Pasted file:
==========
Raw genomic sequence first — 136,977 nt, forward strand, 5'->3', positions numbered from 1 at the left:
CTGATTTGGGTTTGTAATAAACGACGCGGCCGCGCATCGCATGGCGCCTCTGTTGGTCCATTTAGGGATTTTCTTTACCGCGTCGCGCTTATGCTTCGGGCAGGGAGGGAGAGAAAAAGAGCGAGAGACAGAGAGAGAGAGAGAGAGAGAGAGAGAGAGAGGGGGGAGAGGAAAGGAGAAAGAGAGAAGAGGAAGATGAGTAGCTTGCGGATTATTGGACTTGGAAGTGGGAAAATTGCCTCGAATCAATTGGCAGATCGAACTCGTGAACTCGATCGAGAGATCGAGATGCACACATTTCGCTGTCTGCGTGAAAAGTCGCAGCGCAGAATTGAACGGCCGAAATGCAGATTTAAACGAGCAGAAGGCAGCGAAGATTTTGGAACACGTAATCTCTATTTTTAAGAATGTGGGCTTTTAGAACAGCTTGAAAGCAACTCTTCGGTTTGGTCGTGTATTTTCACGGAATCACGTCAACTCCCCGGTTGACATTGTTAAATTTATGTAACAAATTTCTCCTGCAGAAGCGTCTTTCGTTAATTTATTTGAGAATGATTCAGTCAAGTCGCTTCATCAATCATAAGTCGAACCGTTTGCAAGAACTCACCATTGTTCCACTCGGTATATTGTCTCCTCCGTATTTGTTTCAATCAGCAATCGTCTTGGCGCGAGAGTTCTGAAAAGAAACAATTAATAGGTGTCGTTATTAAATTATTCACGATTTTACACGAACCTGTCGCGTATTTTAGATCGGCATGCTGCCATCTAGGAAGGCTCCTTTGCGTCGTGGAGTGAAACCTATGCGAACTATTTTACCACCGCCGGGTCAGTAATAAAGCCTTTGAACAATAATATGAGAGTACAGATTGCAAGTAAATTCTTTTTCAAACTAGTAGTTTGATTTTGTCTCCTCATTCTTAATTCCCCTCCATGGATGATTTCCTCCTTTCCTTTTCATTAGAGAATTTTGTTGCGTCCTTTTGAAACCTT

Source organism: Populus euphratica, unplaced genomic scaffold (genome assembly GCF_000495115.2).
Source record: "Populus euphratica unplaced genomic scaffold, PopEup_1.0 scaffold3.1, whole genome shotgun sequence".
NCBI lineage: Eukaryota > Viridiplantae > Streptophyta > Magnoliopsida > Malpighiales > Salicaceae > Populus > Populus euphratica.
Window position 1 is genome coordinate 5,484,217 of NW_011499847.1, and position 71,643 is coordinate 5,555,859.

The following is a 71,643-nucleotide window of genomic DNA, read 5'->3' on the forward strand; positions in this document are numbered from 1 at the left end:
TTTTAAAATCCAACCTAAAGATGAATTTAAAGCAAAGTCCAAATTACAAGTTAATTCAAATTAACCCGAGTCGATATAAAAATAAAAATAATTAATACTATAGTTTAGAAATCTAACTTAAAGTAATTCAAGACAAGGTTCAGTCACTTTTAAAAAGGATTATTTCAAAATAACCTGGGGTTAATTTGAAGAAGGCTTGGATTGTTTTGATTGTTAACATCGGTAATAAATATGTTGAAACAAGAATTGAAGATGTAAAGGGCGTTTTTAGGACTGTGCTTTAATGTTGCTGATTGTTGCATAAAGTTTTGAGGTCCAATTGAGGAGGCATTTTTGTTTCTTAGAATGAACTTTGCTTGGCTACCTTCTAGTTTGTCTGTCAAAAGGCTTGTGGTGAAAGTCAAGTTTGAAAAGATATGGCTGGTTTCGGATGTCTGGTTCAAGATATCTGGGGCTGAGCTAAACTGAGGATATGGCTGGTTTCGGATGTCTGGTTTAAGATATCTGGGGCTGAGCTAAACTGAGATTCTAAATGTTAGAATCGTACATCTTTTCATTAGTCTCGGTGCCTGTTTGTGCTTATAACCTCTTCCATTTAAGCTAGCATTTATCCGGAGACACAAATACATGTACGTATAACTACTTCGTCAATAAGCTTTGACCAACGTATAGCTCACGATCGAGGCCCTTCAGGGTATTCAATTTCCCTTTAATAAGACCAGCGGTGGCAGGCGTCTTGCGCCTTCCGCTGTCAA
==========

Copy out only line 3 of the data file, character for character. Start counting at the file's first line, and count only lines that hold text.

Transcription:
Source organism: Populus euphratica, unplaced genomic scaffold (genome assembly GCF_000495115.2).